Cannes 2017: Border Crossings in 'Jupiter's Moon' and 'Okja'
Looking for fresh ways to raise social awareness, these films mix genres to the point of becoming mutants.
Jupiter's Moon (Jupiter holdja)Director: Kornél Mundruczó
Cast: Majd Asmi, Mónika Balsai, Zsombor Barna
OkjaDirector: Bong Joon Ho
Cast: Tilda Swinton, Paul Dano, Seo-Hyun Ahn
With levitating migrants and genetically-engineered giant pigs, two films in competition at Cannes Film Festival 2017 fight cross-border corruption and violence. Looking for fresh ways to raise social awareness, they mix genres to the point of becoming mutants.
South Korean Okja could be described as an anticorporate animal-rights children's horror comedy. Hungarian Jupiter's Moon (Jupiter holdja) can be labeled a realist sci-fi drama about spirituality during a refugee crisis. The results are flawed, but occasionally compelling.
Kornél Mundruczo's Jupiter's Moon begins at the Serbian-Hungarian border, with Syrian refugees under fire from Hungarian patrol. Boats turn over. People drown. Men fleeing into the woods are shot in the back. Then the gritty realist drama turns magical as one of them, Aryan (Zsombor Jéger), begins to rise above ground, bubbles of his blood floating around, as if enclosed in a space of no-gravity.
Mundruczo used magic realism effectively in White God, a tale of mongrel uprising against humans that won an Un Certain Regard prize at Cannes in 2014. But passive Aryan lacks the drive of a rebel pack bent on revenge. An outlaw on the run, he is at the mercy of others. Dr. Stern (Merab Ninidze), a disgraced surgeon and a people smuggler, takes him from the refugee camp to use as a con man's stunt. The policeman who wounded him (György Cserhalmi as László) follows, intent of finishing the job.
As Aryan performs tricks to extract fees from wealthy patients, more and more people take him for an angel. Amid expertly filmed car chases, police raids, and confusing turns of plot, Aryan's gift leads Stern to redemption and hope. But nods to Christian faith dilute the grim picture of migrant life in the film. As dead bodies pile up, God and sacrifice seem inadequate response to refugee suffering. Anger seems more appropriate than turning the other cheek.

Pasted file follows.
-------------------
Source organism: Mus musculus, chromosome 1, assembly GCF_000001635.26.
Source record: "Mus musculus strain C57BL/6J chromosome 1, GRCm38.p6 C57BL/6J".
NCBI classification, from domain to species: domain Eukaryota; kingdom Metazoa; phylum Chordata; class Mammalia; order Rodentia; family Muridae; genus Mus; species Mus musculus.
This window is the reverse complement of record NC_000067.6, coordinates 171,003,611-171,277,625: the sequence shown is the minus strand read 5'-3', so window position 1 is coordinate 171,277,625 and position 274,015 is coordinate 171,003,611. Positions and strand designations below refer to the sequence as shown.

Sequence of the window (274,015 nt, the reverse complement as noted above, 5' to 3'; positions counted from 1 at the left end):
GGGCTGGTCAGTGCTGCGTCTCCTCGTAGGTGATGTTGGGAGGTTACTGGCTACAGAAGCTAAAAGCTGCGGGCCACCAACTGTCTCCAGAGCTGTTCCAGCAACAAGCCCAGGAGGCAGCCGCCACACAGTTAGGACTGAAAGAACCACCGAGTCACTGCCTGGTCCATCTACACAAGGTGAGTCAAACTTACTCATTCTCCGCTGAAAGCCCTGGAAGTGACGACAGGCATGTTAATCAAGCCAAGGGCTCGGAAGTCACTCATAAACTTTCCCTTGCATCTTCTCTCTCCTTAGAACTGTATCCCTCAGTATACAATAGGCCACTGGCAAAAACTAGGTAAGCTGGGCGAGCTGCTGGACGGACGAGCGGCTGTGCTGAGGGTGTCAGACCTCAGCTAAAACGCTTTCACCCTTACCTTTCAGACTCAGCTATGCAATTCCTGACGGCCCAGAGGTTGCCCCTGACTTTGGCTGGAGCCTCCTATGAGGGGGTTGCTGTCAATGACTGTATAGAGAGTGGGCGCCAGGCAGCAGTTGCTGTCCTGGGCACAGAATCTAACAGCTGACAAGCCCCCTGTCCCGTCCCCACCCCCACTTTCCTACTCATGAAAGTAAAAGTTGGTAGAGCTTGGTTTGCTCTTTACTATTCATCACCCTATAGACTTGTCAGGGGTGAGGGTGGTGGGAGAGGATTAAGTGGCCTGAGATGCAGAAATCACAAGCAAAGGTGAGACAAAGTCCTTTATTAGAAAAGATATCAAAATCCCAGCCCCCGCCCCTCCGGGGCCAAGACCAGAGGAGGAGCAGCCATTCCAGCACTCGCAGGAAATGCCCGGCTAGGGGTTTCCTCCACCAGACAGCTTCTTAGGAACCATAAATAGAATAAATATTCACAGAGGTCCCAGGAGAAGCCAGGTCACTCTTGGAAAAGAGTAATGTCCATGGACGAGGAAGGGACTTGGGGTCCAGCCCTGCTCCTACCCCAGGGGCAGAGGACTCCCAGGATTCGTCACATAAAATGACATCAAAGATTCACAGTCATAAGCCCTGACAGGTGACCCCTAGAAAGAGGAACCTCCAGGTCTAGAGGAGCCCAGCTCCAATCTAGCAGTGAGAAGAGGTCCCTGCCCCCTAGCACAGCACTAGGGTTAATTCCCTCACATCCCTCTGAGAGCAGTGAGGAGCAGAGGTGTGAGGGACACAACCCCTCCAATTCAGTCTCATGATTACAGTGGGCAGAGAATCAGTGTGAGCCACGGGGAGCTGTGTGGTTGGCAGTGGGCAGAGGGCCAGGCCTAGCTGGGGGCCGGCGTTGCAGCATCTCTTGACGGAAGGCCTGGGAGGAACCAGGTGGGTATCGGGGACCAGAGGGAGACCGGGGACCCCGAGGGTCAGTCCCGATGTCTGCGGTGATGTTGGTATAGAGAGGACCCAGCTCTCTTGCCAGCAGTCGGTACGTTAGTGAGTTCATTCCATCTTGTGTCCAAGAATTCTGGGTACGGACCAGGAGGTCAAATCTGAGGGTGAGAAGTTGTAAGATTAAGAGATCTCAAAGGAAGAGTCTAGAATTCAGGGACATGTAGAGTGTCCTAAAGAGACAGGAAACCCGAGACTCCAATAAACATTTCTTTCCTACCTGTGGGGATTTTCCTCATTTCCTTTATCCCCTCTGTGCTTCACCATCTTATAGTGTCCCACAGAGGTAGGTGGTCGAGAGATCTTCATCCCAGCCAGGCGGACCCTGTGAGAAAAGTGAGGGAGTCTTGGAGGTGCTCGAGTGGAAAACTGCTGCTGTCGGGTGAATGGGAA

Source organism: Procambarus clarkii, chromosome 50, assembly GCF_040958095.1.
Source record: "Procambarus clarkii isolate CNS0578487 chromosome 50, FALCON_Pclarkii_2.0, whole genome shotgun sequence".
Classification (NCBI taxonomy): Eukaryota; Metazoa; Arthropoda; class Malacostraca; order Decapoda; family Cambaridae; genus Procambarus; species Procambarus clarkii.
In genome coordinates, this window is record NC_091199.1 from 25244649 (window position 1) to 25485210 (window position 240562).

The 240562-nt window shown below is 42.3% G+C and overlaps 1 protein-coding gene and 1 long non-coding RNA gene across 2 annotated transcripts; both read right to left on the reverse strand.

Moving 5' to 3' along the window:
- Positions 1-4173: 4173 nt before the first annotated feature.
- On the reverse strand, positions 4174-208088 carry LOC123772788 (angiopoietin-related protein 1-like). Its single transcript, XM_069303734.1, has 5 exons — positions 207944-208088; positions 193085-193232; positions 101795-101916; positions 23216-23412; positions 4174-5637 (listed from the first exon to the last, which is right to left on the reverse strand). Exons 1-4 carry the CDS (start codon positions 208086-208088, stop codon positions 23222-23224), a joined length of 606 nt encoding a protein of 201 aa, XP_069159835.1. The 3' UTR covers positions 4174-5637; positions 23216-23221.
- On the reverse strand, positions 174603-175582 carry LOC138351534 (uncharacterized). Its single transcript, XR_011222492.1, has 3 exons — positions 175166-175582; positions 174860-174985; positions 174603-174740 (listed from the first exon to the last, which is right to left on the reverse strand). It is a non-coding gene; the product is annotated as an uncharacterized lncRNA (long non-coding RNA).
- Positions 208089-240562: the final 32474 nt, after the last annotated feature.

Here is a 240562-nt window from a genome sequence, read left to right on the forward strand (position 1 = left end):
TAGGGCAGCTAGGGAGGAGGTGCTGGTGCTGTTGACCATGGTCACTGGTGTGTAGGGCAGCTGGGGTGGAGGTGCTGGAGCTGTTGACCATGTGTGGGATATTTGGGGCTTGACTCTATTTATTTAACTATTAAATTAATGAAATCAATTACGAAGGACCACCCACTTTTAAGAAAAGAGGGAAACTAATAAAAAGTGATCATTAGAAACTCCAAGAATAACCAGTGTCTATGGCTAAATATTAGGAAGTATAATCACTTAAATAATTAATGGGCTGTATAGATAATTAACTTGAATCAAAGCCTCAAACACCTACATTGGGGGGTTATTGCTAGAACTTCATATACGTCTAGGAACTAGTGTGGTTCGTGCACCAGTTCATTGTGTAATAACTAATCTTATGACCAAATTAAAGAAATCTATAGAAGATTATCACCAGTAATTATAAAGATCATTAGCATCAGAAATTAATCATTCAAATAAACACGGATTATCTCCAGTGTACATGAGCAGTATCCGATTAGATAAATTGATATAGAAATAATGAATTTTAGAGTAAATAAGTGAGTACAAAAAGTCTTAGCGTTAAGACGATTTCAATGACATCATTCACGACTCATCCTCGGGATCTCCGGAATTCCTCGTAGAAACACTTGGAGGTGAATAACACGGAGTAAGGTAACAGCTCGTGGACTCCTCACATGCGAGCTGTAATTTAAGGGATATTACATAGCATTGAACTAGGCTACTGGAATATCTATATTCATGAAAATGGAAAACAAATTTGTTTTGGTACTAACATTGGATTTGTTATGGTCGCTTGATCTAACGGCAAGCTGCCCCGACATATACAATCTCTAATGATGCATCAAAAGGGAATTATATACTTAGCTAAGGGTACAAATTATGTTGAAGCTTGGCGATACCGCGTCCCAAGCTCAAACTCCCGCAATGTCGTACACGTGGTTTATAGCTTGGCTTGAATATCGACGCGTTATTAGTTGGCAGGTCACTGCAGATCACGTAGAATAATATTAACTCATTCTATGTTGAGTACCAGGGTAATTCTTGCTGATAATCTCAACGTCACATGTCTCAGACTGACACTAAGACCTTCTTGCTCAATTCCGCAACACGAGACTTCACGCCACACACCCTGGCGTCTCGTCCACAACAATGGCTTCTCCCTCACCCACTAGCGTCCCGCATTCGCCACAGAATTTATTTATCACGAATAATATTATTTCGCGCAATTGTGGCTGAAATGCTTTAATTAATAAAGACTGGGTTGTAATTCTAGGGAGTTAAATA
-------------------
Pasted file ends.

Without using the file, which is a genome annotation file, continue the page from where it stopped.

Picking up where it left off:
South Korean teen Mija displays plenty of anger as she fights to save her beloved giant pig Okja from an American food tech company in Bong John-ho's CGI extravaganza. The Mirando (rhymes with Monsanto) Corporation placed the "super-piglet" in her grandfather's Korean mountaintop home, to grow for ten years, then be taken to New York to compete against 26 other superpigs, then to be carved up for hot dogs and bacon. Mija and Okja grow up together in a primeval verdant paradise, their innocent play appropriate for a preteen audience.
When the time is up and Okja is gone, Mija follows. Here, the film turns to broad comedy, targeting both sides of the animal rides divide. Jake Gyllenhaal is barely recognizable as an icky animal TV show host who comes to collect Okja. Tilda Swinton is doubly funny as twin corporate CEOs: the batty one in pink who places the piglets, and the fiendish one with a bad haircut who later sends the grown superpigs to the slaughter.
The Animal Liberation Front's Okja rescue attempts, with Mija in tow, allow for spectacular truck chases and supermarket escapes, worthy of Bong's earlier Snowpiercer. Still, they recruit Okja for some perilous undercover work. And their appreciation of all life goes a bit too far: one Of them can't make himself swallow a single organic tomato.
When Okja arrives in New York, the real horror begins. Okja's portly, soft body is made to suffer in a multitude of ways: through forced intercourse, tissue extraction, and more. The climactic slaughterhouse scene reaches beyond the urgency of Upton Sinclair's The Jungle and Eric Schlosser's Fast Food Nation. Carcasses hang from the ceiling. Hundreds of superpigs wait helplessly to die in a monstrous carving machine.
By the end of it, Mija leaves not a slaughterhouse but a superpig concentration camp. The scene knocks the viewers completely out of their comfort zone; it's the most effective moment in the film. It's also not the one to show your preteen (imagine the nightmares!), making it impossible to recommend the entire film to an audience of any age.
In addition to crossing genre borders, at Cannes Okja marked another divide: the analog and digital way of movie making and distribution. At the first Okja press screening, some journalists booed the Netflix logo and others applauded. French movie theater owners objected to the inclusion of the film in the Cannes competition lineup because it will not come out in French theaters. Netflix produced the film and will only release it online.
In response, Cannes organizers declared that in the future only films set for theatrical releases will be allowed in competition. But this restriction might not stand up to realities of film financing, given that Netflix and Amazon offer resources many traditional film studios are unwilling to provide. Even traditionalists like Mundruczo, who filmed Jupiter's Moon mostly in 35mm and used as little CG as possible, may have to turn to digital distribution in time.